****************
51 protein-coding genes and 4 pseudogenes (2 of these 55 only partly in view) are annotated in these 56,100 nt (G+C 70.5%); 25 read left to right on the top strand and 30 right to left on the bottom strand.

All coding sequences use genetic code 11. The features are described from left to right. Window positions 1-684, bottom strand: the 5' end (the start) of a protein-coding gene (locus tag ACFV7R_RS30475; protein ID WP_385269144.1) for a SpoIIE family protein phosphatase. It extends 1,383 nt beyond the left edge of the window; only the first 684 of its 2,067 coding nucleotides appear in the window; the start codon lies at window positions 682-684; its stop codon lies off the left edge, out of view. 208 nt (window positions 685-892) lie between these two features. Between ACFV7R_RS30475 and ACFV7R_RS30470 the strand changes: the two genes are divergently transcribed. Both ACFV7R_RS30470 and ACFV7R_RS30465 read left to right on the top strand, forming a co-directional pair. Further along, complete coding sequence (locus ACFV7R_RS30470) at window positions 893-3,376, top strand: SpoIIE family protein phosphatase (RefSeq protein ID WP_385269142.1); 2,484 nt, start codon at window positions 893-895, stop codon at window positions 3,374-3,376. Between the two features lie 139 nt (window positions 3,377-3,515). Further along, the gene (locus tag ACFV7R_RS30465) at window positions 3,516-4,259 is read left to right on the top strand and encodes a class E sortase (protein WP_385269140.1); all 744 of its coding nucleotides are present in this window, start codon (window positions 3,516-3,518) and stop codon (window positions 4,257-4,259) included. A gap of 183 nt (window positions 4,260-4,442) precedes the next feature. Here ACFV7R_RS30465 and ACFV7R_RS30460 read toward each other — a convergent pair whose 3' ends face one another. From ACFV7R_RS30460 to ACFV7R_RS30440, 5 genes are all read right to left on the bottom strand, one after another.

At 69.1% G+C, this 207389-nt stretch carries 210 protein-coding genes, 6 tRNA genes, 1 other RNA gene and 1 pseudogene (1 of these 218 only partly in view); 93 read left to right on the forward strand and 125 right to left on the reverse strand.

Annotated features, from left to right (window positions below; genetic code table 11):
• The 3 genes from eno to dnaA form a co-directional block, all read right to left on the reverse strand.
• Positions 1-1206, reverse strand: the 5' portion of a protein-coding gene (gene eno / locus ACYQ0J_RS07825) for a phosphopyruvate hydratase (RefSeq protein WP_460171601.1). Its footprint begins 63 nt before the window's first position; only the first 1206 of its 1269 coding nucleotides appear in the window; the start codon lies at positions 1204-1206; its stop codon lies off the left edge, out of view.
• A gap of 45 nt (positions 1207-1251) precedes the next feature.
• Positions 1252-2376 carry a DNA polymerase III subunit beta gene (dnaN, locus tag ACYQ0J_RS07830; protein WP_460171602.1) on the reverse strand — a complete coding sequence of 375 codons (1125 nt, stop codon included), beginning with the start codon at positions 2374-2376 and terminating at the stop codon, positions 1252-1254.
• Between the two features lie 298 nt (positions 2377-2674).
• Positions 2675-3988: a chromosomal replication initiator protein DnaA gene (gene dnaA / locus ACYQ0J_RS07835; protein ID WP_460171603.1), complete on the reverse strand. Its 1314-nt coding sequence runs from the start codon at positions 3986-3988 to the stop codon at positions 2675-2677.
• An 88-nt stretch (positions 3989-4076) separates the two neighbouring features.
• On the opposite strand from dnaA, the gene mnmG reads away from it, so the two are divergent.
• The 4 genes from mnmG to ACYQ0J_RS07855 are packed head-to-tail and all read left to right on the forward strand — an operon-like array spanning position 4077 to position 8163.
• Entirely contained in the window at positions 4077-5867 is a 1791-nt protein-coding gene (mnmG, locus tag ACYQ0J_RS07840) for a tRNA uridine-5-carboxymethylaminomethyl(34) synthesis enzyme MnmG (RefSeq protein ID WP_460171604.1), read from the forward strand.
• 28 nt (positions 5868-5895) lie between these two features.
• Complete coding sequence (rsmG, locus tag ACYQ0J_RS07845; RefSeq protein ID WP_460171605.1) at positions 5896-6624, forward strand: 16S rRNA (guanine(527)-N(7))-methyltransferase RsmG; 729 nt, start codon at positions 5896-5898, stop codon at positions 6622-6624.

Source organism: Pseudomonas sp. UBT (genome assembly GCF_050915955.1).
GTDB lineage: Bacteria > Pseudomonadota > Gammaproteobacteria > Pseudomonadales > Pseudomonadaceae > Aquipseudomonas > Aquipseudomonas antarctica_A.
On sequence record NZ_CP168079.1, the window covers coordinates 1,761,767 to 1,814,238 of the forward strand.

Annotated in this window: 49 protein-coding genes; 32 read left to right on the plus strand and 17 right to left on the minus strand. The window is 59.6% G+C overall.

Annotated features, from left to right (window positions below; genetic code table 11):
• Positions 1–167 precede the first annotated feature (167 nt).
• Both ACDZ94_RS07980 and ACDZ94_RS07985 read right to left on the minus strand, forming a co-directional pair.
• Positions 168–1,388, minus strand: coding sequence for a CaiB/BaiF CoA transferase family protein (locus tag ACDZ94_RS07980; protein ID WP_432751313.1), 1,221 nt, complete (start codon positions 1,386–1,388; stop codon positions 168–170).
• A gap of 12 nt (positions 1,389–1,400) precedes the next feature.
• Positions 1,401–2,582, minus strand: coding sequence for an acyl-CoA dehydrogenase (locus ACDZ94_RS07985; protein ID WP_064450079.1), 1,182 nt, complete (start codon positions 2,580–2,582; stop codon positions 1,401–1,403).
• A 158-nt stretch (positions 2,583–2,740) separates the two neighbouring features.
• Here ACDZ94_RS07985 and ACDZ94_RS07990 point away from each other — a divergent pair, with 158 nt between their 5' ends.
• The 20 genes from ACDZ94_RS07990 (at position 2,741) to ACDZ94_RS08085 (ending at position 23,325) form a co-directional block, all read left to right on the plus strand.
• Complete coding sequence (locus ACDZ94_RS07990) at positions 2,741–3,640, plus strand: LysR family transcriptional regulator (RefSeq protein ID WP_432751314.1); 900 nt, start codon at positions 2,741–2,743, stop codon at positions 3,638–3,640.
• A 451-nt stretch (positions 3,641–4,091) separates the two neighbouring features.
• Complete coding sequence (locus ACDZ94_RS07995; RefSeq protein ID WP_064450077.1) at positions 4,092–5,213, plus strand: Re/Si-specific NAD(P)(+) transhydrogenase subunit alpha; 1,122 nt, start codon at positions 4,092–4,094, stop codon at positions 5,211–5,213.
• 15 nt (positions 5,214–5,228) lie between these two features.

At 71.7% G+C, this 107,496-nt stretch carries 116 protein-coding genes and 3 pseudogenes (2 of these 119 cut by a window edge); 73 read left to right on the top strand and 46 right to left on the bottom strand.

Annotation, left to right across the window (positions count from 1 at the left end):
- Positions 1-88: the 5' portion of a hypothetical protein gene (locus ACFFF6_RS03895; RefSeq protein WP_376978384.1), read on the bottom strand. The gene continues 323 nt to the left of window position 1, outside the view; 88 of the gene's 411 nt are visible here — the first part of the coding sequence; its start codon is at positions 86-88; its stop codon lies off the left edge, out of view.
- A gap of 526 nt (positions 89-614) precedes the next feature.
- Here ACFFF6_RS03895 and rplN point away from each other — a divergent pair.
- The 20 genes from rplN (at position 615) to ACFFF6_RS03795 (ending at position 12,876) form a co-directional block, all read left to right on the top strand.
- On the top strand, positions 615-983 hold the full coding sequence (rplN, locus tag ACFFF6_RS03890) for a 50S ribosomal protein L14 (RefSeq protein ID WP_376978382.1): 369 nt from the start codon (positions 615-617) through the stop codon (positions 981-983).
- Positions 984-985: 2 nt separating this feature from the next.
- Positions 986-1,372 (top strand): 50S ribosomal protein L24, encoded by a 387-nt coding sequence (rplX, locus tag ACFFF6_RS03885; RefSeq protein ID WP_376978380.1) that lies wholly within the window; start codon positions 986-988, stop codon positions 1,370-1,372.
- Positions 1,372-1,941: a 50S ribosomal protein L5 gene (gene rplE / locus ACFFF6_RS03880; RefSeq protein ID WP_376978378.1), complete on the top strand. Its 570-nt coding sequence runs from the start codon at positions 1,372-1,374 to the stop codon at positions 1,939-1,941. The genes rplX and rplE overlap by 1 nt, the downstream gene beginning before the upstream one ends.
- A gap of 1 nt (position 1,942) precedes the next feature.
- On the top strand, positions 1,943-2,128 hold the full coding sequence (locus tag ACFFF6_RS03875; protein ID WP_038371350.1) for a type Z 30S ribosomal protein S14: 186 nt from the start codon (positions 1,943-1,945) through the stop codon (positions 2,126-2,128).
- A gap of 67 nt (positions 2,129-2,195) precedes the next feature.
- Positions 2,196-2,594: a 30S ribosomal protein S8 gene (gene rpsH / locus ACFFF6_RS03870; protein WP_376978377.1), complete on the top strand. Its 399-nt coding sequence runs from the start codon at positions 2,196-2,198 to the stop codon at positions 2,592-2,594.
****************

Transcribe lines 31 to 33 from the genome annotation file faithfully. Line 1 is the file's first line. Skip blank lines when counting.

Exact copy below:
• A 451-nt stretch (positions 3,641–4,091) separates the two neighbouring features.
• Complete coding sequence (locus ACDZ94_RS07995; RefSeq protein ID WP_064450077.1) at positions 4,092–5,213, plus strand: Re/Si-specific NAD(P)(+) transhydrogenase subunit alpha; 1,122 nt, start codon at positions 4,092–4,094, stop codon at positions 5,211–5,213.
• 15 nt (positions 5,214–5,228) lie between these two features.